I went back and forth on the title of this post for a while. I wondered if my wording wasn’t too strong. I thought people might think I was being dramatic in stating that a book changed my life. I worried that maybe it might seem to click bait-like or that it wouldn’t be taken seriously. But, as many times as I tried to change it, I always came back to “The book that changed my life,” because that’s exactly what it did. There’s no exaggerating with that statement. If there was one book I could put in the hands of my younger self, over and over again, it would be this one. And I will be forever grateful for the woman that put it in mine. But, let’s take a step back here. How did Lynn Grabhorn’s Excuse me, your life is waiting, find it’s way into my hands and why do you need to read this book right now? Read on dear reader.
Just to give some quick context here, I’m an American living in London. I moved here in 2002 and let’s just say this homebody was not prepared for the homesickness that would accompany such a decision. With my career in the arts, here in London, taking off, it would appear to every person looking in that I had a pretty amazing life across the pond. To be honest, I did a damn good job of making sure everyone knew that as well. On Facebook all my posts were upbeat and showy, like the life of a 23 year old should be right? I know we’ve heard this song and dance a thousand times before – happy on the outside, miserable on the inside. It seems to be a common theme these days. Back in early 2000s, we weren’t as open about mental health then as we are now. So, I suffered in silence for a bit, letting my anxiety get the better of me and finally allowing it to drive me into a dark place I was pretty sure I wasn’t coming out of without the help of some good meds.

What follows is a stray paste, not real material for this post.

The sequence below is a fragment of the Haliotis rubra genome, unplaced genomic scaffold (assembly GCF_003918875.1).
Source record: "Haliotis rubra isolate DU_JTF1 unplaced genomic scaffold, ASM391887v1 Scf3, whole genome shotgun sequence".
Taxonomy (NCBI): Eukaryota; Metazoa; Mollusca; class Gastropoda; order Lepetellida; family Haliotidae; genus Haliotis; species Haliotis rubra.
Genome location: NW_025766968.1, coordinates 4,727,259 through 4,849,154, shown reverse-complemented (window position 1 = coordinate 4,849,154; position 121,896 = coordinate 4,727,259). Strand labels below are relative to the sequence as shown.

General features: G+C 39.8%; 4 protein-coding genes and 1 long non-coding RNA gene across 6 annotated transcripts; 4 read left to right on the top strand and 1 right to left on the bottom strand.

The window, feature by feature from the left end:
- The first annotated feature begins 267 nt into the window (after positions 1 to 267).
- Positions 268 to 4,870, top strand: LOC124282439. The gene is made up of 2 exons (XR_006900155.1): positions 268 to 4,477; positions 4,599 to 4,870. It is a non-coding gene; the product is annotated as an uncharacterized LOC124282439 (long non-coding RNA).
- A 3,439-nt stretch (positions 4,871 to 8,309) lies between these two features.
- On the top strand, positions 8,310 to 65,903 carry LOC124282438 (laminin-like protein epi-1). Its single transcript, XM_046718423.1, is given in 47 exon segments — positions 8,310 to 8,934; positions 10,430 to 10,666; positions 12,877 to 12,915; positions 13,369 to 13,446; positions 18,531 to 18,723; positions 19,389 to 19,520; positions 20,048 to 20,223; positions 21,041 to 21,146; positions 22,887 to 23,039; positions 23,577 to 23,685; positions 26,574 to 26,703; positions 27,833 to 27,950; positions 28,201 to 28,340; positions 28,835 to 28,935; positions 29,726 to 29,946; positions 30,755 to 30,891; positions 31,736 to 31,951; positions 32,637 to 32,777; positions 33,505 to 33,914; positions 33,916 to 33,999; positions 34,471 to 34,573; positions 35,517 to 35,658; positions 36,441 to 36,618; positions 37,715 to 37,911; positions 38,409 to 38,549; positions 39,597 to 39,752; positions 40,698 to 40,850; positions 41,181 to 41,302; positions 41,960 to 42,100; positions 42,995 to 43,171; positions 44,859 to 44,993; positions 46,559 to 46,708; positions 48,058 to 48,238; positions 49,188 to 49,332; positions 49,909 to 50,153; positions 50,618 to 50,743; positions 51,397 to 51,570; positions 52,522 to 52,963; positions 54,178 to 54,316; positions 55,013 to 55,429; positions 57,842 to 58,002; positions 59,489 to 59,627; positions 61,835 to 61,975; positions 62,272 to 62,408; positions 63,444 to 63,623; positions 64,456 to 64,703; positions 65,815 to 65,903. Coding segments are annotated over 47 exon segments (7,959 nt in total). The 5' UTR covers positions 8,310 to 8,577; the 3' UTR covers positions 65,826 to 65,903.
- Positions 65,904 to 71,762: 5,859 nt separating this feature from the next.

I marched myself down to my GP in London and I asked for a psych referral. I was referred to a psychologist’s office and had an appointment in two weeks’ time on a Friday morning. On approach to the date, it was life as usual. Oh, the life of a twenty year old. Looking back, I’m pretty sure my state of mind problem was a mix of too much alcohol and a clear lack of vision for where my life was going. The two made for some murky waters. The Thursday night before the Friday appointment I found myself in a bar, in Soho, and talking to a bunch of friends of friends. I met a girl who had spent a number of years in the USA as a kid and was now over working in the UK, in Hampstead. At the time I didn’t think to ask her what she did. We were just out, having a great time and she was the older sister of a good friend and that was that.
The next morning, I woke up, slightly hungover, and walked to the doctor’s office. When I opened the door to the psychologist’s office, guess who was staring back at me? Yup, the older sister of the friend. She smiled as I opened the door and said, “I was wondering what the chances were that this would be the same Emily Johnston.” At first, I was embarrassed. I’d just been sharing shots with this professional, who I was hoping was going to fix all my broken parts, the night before. I think she could tell that I was momentarily at a loss for words. “Don’t worry,” she said. “Just think of it as the fact that we’ve skipped ahead in the greeting.” I laughed, sat down and began explaining to her everything I was feeling. I did relax pretty quickly and she did a good job of listening to what then felt like some pretty superficial problems. I finished with, “…and I guess that’s about all of it,” and she stood up and walked over to her book shelf. When she came back, with a yellow paperback in hand, she said, “I’ve got just the thing.”